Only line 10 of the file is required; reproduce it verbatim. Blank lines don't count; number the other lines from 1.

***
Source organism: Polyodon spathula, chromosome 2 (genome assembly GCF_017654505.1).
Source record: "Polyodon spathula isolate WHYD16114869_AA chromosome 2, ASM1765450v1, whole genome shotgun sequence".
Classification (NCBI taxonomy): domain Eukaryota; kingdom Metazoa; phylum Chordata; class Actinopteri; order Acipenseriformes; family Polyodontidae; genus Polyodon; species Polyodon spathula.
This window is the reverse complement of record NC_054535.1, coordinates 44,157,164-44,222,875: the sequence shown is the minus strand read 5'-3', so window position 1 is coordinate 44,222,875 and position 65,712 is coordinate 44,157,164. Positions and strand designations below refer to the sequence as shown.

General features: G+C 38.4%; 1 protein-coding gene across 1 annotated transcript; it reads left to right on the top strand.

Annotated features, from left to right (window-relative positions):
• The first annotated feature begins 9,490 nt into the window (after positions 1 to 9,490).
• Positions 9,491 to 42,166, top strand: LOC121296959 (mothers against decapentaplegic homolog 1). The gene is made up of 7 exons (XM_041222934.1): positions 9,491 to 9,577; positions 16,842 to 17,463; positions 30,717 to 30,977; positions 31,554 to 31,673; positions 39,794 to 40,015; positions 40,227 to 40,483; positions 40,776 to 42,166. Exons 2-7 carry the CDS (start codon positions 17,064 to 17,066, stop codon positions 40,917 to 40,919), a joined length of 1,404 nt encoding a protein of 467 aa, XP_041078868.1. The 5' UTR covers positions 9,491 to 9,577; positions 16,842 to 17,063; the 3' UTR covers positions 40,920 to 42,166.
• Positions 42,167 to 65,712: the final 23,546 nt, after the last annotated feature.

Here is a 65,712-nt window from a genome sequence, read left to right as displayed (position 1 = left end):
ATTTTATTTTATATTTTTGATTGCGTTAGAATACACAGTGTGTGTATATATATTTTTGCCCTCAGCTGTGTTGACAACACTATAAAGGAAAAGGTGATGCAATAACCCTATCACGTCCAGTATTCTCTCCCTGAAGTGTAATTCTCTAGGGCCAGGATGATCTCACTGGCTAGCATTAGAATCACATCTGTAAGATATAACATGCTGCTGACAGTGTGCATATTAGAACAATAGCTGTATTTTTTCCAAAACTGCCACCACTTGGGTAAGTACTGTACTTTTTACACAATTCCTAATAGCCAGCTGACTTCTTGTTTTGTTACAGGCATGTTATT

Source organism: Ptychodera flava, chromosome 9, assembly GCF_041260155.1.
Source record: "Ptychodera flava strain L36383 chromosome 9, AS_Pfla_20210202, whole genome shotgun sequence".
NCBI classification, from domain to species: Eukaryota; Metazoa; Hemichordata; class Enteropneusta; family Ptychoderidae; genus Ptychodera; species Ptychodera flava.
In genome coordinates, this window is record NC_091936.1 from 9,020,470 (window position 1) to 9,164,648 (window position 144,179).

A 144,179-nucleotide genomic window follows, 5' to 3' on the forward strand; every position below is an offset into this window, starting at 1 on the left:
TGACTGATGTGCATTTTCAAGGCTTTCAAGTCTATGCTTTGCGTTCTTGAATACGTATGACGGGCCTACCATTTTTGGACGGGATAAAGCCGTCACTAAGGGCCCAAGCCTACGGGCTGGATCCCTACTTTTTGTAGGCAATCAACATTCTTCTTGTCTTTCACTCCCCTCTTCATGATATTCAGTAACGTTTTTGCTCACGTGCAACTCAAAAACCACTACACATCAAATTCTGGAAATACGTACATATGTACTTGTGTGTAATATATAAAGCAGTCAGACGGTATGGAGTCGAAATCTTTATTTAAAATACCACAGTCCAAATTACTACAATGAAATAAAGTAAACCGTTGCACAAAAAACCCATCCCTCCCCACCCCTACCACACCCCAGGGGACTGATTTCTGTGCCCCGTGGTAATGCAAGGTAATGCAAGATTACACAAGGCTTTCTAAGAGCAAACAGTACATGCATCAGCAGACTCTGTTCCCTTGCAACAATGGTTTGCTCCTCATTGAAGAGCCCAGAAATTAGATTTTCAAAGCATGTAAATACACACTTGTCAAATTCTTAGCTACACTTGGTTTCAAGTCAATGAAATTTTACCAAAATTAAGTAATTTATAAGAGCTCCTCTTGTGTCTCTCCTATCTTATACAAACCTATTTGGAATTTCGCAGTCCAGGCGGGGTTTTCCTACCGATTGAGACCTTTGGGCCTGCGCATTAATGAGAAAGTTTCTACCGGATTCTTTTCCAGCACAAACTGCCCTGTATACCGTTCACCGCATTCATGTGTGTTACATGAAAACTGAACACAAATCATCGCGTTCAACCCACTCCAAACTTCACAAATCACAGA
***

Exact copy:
Here is a 65,712-nt window from a genome sequence, read left to right as displayed (position 1 = left end):